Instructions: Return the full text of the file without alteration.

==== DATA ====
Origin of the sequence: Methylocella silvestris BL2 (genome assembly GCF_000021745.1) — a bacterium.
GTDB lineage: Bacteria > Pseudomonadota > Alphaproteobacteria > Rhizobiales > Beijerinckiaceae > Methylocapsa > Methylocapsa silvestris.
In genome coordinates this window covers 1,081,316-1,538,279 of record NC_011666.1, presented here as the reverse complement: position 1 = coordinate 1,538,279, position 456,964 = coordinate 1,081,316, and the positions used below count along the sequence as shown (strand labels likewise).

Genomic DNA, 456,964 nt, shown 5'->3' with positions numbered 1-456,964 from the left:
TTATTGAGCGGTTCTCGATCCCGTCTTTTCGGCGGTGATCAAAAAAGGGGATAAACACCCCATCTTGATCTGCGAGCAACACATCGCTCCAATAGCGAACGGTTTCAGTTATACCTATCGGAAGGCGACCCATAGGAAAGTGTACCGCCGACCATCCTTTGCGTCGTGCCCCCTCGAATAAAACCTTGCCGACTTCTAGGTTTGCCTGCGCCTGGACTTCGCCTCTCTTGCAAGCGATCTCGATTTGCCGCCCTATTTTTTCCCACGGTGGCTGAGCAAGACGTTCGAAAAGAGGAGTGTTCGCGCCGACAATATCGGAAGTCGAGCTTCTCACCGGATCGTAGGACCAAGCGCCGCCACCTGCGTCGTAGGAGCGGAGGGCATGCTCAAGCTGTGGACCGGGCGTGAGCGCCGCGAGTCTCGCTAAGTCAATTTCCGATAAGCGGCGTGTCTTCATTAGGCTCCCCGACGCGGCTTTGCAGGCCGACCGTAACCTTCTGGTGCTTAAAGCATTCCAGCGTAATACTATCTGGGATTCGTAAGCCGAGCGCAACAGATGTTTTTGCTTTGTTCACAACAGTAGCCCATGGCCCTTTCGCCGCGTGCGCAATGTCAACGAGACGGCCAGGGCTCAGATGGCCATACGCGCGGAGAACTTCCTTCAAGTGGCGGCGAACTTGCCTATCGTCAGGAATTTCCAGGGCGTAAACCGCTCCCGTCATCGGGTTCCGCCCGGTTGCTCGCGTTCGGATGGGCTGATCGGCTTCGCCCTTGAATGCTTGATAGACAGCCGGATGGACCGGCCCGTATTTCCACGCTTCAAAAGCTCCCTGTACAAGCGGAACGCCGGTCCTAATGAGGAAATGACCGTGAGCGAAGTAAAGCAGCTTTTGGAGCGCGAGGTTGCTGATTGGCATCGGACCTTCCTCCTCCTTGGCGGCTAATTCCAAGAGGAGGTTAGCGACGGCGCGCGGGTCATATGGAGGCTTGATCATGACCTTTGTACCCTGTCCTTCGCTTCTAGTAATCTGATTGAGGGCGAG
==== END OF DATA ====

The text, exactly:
Origin of the sequence: Methylocella silvestris BL2 (genome assembly GCF_000021745.1) — a bacterium.
GTDB lineage: Bacteria > Pseudomonadota > Alphaproteobacteria > Rhizobiales > Beijerinckiaceae > Methylocapsa > Methylocapsa silvestris.
In genome coordinates this window covers 1,081,316-1,538,279 of record NC_011666.1, presented here as the reverse complement: position 1 = coordinate 1,538,279, position 456,964 = coordinate 1,081,316, and the positions used below count along the sequence as shown (strand labels likewise).

Genomic DNA, 456,964 nt, shown 5'->3' with positions numbered 1-456,964 from the left:
TTATTGAGCGGTTCTCGATCCCGTCTTTTCGGCGGTGATCAAAAAAGGGGATAAACACCCCATCTTGATCTGCGAGCAACACATCGCTCCAATAGCGAACGGTTTCAGTTATACCTATCGGAAGGCGACCCATAGGAAAGTGTACCGCCGACCATCCTTTGCGTCGTGCCCCCTCGAATAAAACCTTGCCGACTTCTAGGTTTGCCTGCGCCTGGACTTCGCCTCTCTTGCAAGCGATCTCGATTTGCCGCCCTATTTTTTCCCACGGTGGCTGAGCAAGACGTTCGAAAAGAGGAGTGTTCGCGCCGACAATATCGGAAGTCGAGCTTCTCACCGGATCGTAGGACCAAGCGCCGCCACCTGCGTCGTAGGAGCGGAGGGCATGCTCAAGCTGTGGACCGGGCGTGAGCGCCGCGAGTCTCGCTAAGTCAATTTCCGATAAGCGGCGTGTCTTCATTAGGCTCCCCGACGCGGCTTTGCAGGCCGACCGTAACCTTCTGGTGCTTAAAGCATTCCAGCGTAATACTATCTGGGATTCGTAAGCCGAGCGCAACAGATGTTTTTGCTTTGTTCACAACAGTAGCCCATGGCCCTTTCGCCGCGTGCGCAATGTCAACGAGACGGCCAGGGCTCAGATGGCCATACGCGCGGAGAACTTCCTTCAAGTGGCGGCGAACTTGCCTATCGTCAGGAATTTCCAGGGCGTAAACCGCTCCCGTCATCGGGTTCCGCCCGGTTGCTCGCGTTCGGATGGGCTGATCGGCTTCGCCCTTGAATGCTTGATAGACAGCCGGATGGACCGGCCCGTATTTCCACGCTTCAAAAGCTCCCTGTACAAGCGGAACGCCGGTCCTAATGAGGAAATGACCGTGAGCGAAGTAAAGCAGCTTTTGGAGCGCGAGGTTGCTGATTGGCATCGGACCTTCCTCCTCCTTGGCGGCTAATTCCAAGAGGAGGTTAGCGACGGCGCGCGGGTCATATGGAGGCTTGATCATGACCTTTGTACCCTGTCCTTCGCTTCTAGTAATCTGATTGAGGGCGAG